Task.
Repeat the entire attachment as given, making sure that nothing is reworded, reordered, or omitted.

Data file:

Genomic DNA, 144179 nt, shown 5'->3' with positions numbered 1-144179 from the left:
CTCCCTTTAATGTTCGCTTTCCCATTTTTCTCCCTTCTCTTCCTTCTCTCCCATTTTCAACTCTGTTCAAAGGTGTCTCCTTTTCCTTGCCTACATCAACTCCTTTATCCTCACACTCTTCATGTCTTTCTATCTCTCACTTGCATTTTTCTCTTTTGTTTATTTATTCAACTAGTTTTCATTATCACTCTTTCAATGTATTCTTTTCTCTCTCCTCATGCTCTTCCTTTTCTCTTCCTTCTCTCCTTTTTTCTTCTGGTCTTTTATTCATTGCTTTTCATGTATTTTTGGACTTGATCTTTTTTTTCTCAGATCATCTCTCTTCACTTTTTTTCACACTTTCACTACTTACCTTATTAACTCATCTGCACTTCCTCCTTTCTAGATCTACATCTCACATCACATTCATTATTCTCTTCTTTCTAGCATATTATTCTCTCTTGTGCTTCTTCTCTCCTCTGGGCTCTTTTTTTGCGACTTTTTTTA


Genomic DNA, 144179 nt, shown 5'->3' with positions numbered 1-144179 from the left:
CTCCCTTTAATGTTCGCTTTCCCATTTTTCTCCCTTCTCTTCCTTCTCTCCCATTTTCAACTCTGTTCAAAGGTGTCTCCTTTTCCTTGCCTACATCAACTCCTTTATCCTCACACTCTTCATGTCTTTCTATCTCTCACTTGCATTTTTCTCTTTTGTTTATTTATTCAACTAGTTTTCATTATCACTCTTTCAATGTATTCTTTTCTCTCTCCTCATGCTCTTCCTTTTCTCTTCCTTCTCTCCTTTTTTCTTCTGGTCTTTTATTCATTGCTTTTCATGTATTTTTGGACTTGATCTTTTTTTTCTCAGATCATCTCTCTTCACTTTTTTTCACACTTTCACTACTTACCTTATTAACTCATCTGCACTTCCTCCTTTCTAGATCTACATCTCACATCACATTCATTATTCTCTTCTTTCTAGCATATTATTCTCTCTTGTGCTTCTTCTCTCCTCTGGGCTCTTTTTTTGCGACTTTTTTTA